All You Need to Know About Tooth Decay
Tooth or dental decay is the softening and destruction of the enamel, which is the tooth’s hard outer layer. Cavities, or holes in the tooth, develop as a result. Almost everyone suffers from tooth decay or a cavity at some point in their lives.
What Does Tooth Decay Look Like?
Although it is often challenging to spot a cavity during its early development, one can detect some tooth cavities by a yellowish or chalky texture on the tooth’s enamel. A stained brown or black tint may be present in more severe conditions. Yet, red flags are typically harder to distinguish. Given that there aren’t many early cavity symptoms, how can you tell if you have a cavity? A routine X-ray taken at the dentist’s office can help to detect tooth decay at gum line that could lead to a tooth cavity. It’s also another excellent reason to maintain your routine dental exams.
Plaque is a sticky film that forms on the teeth and gums constantly and is a significant cause of tooth decay. Bacteria that feed on the sugars, starches, and carbohydrates that remain on your teeth after you eat make this plaque and produce acids that corrode the enamel. There are several reasons why people become vulnerable to dental decay. These include:
- Lack of a proper brushing and flossing routine leads to plaque and tartar build-up.
- A dry mouth or absence of sufficient saliva. The saliva in our mouth aids in washing away the plaque on the teeth. Its absence creates an ideal environment for the bacteria to build-up.
- Acid reflux causes the stomach acid to rise and then come into contact with teeth. This causes erosion of the enamel if the problem is frequent. Similarly, frequent vomiting, for example in bulimia, can also cause decay.
Signs of Tooth Decay
You may have dental decay if you are experiencing the following symptoms:
- Toothache: The pain may be continuous and keep you awake. However, it can also manifest as an occasional sharp pain without an obvious cause. On the other hand, some people do not experience pain at all.
- Spots: You may notice grey, brown, or black spots on your teeth.
- Bad Breath: You may have consistent bad breath as well as an unpleasant taste in your mouth.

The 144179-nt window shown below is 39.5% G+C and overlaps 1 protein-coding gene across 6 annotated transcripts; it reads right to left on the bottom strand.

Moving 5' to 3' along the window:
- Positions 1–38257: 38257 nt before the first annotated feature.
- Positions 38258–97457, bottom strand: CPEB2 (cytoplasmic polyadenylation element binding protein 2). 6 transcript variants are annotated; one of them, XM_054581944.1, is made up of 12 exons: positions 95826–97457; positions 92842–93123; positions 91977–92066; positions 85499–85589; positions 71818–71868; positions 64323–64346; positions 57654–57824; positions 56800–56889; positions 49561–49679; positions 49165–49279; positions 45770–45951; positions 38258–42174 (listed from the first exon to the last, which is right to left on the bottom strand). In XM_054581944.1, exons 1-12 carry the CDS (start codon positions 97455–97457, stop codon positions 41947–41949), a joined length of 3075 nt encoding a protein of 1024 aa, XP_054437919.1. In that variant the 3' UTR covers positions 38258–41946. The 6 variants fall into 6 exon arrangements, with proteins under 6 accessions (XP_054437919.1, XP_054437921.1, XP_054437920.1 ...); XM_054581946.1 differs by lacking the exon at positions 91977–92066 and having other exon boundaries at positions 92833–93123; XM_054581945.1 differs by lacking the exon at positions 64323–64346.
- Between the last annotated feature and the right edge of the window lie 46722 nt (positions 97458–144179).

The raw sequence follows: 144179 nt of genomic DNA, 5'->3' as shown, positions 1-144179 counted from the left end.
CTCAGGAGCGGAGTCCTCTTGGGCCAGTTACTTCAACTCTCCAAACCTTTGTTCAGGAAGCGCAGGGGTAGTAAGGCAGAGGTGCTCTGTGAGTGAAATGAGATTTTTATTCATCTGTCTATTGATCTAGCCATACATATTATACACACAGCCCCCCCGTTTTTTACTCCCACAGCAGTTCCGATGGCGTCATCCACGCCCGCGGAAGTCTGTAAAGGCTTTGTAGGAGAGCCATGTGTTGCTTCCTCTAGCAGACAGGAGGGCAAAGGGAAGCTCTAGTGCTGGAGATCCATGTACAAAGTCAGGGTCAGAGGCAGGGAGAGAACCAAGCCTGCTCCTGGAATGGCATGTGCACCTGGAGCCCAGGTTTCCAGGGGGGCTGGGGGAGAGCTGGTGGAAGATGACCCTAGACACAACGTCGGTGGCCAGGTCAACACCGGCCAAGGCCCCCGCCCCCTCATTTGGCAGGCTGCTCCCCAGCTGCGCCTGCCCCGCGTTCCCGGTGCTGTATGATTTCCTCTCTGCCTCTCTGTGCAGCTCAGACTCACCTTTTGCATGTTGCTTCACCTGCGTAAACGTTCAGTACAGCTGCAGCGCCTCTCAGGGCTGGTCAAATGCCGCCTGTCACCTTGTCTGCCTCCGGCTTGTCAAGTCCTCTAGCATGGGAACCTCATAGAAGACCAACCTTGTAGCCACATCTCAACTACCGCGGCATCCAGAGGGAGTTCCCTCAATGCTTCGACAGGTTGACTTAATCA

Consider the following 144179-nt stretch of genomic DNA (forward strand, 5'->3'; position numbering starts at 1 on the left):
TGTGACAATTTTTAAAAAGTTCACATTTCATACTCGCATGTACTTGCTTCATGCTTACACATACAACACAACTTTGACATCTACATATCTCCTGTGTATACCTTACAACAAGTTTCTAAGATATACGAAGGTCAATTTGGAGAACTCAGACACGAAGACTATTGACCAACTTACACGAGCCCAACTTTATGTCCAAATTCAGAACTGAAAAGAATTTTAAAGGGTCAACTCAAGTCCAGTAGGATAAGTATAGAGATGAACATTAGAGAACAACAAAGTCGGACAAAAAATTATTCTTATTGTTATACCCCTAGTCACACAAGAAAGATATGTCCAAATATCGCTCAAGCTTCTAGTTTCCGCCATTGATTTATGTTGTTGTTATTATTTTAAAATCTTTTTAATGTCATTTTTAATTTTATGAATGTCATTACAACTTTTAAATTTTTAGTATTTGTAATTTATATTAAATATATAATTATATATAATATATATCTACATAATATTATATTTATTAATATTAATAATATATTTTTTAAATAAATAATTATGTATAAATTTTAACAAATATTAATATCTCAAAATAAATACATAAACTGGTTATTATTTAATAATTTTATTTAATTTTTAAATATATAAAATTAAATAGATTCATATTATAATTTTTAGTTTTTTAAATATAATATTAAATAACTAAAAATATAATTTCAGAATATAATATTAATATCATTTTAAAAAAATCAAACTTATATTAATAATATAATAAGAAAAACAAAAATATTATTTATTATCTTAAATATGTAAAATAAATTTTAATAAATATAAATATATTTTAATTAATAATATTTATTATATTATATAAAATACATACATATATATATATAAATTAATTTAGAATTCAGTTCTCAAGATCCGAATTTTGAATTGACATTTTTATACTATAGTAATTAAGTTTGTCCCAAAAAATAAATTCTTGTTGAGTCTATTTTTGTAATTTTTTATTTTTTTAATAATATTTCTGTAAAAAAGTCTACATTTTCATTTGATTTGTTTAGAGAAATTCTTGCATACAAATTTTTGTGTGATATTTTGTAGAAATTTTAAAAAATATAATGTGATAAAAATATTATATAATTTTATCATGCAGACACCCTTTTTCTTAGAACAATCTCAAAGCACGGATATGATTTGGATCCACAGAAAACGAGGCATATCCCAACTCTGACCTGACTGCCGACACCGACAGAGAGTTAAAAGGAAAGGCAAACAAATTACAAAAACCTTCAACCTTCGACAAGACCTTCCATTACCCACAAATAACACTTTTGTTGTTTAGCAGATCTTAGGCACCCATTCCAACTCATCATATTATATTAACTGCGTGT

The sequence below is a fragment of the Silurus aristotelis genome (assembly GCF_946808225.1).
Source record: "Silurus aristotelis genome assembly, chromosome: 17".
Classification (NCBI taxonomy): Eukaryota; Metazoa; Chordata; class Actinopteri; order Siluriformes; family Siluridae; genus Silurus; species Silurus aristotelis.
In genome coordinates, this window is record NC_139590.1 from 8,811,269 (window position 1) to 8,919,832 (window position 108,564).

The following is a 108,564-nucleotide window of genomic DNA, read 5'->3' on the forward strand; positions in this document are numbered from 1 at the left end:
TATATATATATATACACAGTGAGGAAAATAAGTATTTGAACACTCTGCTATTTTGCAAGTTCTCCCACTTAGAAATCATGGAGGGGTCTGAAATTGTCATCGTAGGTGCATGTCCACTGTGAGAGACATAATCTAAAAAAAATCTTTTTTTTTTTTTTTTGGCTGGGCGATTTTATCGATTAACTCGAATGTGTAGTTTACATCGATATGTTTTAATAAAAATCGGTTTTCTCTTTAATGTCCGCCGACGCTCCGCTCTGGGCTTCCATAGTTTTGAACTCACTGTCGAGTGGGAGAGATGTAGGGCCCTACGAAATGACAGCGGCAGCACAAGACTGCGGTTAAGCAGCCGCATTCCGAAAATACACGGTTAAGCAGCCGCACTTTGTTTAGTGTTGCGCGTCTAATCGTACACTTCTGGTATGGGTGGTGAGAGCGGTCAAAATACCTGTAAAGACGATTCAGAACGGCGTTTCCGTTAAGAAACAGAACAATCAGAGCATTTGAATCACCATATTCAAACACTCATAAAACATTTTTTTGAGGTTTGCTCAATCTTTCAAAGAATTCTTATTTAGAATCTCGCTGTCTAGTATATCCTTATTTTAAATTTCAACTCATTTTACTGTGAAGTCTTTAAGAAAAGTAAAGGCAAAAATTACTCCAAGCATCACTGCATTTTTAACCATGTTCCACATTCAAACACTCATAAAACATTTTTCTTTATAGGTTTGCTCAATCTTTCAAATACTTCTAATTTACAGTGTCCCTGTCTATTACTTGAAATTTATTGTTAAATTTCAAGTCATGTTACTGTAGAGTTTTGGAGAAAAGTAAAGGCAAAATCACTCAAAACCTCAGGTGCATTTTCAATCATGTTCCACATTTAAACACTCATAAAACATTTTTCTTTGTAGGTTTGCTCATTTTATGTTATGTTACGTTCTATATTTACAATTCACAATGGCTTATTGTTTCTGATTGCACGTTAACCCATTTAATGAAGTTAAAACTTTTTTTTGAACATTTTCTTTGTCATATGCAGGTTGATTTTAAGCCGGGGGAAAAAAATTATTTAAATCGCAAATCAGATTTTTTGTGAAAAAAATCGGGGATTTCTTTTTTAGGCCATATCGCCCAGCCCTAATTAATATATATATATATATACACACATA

- Sensitivity: You may feel pain or tenderness while eating or drinking edibles of extreme temperatures or those that are sweet.
- Teeth with Pits or Holes: You might see a tiny hole in the tooth where the decay is happening if you have a cavity or mild tooth decay. A tooth cavity may be present if you see a small hole, dent, or pit in your tooth.
There are five stages — worsening gradually and leading to tooth infection. The tooth decay stages are classified as
- Initial demineralisation
- Dentin decay
- Pulp damage
You may be wondering how to stop tooth decay or how to heal cavities. Treatment for tooth decay depends on the extent of damage present. A simple fluoride treatment, for example, can sometimes reverse a cavity in its early stages. Other treatments include fillings, dental crowns, root canal therapy, and tooth extractions.
How Does Fluoride Help Teeth?
Acids are generated when sugar and carbohydrates are broken down by oral bacteria. These acids erode the minerals in your tooth enamel. Demineralization is the term for this mineral loss. Your teeth are more susceptible to the germs that trigger cavities if your tooth enamel is weak.
To avoid cavities and treat the early stages of dental decay, fluoride assists in remineralizing your tooth enamel. Fluoride joins with calcium and phosphate once it enters your enamel to build a strong cavity-prevention mechanism for your teeth.
Preventative measures can help you avoid cavities as well as act against the progression of dental decay. Generally, you need to clean your teeth right after each meal and, if possible, at least twice daily to maintain dental health. To clean in between your teeth, use floss or an interdental cleaner. Apply dental sealants to fill the small spaces where food collects, protecting tooth enamel from acid and plaque.
Eat foods that don’t stick around for a long period in the ridges and crevices of your teeth, or brush right away. Foods including fruits and vegetables, unsweetened coffee, tea, and sugar-free gum, however, encourage greater salivation and help in the elimination of food scraps. If you are highly susceptible to tooth decay, your dentist may advise certain antibacterial mouthwashes or other procedures to help lessen the number of harmful bacteria in your mouth.
Regular dental check-ups allow your dentist to identify dental decay and cavities in earlier stages and provide timely treatment. The earlier you get Dental decay treatment, the more you can save time and money. Delaying treatment or not receiving a diagnosis can cause the problem to worsen — requiring more complicated and expensive treatments.
Tooth Decay Removal Services in Seattle
At Sue Vetter, with regular dental check-ups, we can timely diagnose dental decay and provide quality treatments. We also offer treatments for different levels of damage caused by decay.
To learn more about our tooth decay removal services or book your appointment, please call or visit us.